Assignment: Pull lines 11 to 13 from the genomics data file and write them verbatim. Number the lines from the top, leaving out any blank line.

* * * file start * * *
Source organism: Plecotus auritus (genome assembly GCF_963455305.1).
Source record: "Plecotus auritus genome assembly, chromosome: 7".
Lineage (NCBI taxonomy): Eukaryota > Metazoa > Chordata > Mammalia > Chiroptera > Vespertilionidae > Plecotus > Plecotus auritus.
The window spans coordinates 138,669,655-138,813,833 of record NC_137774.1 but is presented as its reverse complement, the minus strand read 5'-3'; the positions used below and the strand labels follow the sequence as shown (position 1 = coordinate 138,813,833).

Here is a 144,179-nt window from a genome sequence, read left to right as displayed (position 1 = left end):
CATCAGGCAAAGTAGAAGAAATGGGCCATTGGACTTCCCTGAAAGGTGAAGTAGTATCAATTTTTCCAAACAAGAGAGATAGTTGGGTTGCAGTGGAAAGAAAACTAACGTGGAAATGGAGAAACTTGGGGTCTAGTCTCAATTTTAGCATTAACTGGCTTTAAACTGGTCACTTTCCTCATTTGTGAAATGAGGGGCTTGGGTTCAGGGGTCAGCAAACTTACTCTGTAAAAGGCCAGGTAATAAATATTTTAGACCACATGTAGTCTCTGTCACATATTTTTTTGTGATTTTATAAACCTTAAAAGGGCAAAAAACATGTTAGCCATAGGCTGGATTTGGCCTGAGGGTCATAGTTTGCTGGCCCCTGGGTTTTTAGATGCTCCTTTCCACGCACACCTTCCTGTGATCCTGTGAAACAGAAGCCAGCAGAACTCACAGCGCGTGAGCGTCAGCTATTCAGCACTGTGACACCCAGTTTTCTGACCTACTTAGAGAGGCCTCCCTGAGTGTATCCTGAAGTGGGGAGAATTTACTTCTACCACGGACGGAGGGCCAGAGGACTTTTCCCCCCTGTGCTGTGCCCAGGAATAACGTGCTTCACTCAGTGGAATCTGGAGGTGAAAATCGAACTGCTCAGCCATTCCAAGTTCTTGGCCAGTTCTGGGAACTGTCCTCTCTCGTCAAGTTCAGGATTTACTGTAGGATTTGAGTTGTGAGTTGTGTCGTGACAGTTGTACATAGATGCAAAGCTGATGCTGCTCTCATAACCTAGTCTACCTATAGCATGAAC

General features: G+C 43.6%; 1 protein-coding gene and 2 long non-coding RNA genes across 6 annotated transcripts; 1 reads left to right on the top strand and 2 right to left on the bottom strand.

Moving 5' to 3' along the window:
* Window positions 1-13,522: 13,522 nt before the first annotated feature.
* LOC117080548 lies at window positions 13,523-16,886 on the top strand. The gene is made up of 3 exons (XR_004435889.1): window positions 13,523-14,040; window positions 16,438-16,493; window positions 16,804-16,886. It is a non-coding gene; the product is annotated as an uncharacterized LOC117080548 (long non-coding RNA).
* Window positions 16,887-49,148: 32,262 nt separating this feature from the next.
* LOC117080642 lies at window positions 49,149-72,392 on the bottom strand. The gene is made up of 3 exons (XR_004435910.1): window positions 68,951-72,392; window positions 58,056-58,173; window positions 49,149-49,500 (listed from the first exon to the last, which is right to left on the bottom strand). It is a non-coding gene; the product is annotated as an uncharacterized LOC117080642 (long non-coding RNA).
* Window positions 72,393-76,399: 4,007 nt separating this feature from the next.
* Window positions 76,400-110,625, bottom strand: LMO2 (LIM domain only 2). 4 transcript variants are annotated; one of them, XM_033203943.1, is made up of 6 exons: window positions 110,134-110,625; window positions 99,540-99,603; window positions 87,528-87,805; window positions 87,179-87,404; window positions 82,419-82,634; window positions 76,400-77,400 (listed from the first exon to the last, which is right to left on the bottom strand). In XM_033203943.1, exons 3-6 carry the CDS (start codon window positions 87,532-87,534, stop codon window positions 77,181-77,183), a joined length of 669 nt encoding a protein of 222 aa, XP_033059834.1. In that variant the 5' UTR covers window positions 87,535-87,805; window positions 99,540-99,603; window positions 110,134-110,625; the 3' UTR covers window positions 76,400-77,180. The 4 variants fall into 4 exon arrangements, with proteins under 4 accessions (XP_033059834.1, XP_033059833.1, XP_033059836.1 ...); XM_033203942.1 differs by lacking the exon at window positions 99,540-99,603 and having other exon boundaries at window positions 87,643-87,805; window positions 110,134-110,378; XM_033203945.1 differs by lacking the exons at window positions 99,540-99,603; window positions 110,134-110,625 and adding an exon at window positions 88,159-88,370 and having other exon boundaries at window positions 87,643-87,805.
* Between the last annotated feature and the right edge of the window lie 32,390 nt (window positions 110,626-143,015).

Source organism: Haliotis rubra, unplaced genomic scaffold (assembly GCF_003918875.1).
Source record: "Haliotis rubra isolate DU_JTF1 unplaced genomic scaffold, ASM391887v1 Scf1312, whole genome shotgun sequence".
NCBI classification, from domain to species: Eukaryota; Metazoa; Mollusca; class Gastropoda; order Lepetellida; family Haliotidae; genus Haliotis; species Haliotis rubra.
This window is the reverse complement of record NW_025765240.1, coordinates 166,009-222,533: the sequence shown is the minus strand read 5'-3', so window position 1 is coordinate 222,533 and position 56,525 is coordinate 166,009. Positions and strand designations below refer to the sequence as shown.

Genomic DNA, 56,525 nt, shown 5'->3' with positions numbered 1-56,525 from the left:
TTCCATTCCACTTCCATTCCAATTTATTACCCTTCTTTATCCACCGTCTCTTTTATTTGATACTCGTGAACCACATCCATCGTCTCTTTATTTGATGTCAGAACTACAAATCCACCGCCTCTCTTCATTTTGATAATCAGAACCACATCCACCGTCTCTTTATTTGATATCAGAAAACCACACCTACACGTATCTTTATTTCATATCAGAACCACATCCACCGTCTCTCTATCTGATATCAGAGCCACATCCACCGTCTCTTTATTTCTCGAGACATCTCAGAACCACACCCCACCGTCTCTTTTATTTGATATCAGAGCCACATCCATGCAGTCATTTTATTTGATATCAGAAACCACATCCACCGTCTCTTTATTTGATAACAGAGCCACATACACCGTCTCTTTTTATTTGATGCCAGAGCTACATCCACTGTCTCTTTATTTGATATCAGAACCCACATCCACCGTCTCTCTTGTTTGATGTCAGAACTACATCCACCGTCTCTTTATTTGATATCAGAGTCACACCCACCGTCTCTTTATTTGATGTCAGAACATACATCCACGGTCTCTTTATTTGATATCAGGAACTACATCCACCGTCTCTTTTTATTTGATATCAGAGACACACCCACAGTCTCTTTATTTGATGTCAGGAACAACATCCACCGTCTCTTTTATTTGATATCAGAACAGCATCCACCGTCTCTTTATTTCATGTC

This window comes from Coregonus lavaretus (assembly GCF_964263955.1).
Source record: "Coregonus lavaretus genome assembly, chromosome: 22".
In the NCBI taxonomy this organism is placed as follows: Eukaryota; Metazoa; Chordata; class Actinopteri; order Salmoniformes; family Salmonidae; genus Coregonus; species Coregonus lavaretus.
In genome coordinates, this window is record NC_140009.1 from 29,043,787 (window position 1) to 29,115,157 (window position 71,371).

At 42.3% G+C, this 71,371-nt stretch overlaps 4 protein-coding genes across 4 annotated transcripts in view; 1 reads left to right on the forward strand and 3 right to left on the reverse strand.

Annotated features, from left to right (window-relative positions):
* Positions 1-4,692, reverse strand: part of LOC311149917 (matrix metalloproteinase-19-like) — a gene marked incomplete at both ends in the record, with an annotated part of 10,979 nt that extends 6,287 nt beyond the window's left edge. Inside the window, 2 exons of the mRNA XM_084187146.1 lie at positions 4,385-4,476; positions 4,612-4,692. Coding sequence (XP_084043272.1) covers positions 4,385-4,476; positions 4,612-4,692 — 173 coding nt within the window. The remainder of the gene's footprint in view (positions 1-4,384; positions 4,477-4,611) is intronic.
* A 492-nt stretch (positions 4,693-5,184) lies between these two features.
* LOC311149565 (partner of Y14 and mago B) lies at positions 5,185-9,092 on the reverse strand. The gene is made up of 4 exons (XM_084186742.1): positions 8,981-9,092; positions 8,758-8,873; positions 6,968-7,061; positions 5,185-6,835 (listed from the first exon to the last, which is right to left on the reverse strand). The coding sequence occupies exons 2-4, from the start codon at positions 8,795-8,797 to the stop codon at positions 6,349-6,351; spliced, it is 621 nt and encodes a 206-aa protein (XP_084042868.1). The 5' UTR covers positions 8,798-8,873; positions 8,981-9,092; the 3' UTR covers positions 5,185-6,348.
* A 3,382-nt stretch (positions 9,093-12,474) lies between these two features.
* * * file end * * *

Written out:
* Window positions 16,887-49,148: 32,262 nt separating this feature from the next.
* LOC117080642 lies at window positions 49,149-72,392 on the bottom strand. The gene is made up of 3 exons (XR_004435910.1): window positions 68,951-72,392; window positions 58,056-58,173; window positions 49,149-49,500 (listed from the first exon to the last, which is right to left on the bottom strand). It is a non-coding gene; the product is annotated as an uncharacterized LOC117080642 (long non-coding RNA).
* Window positions 72,393-76,399: 4,007 nt separating this feature from the next.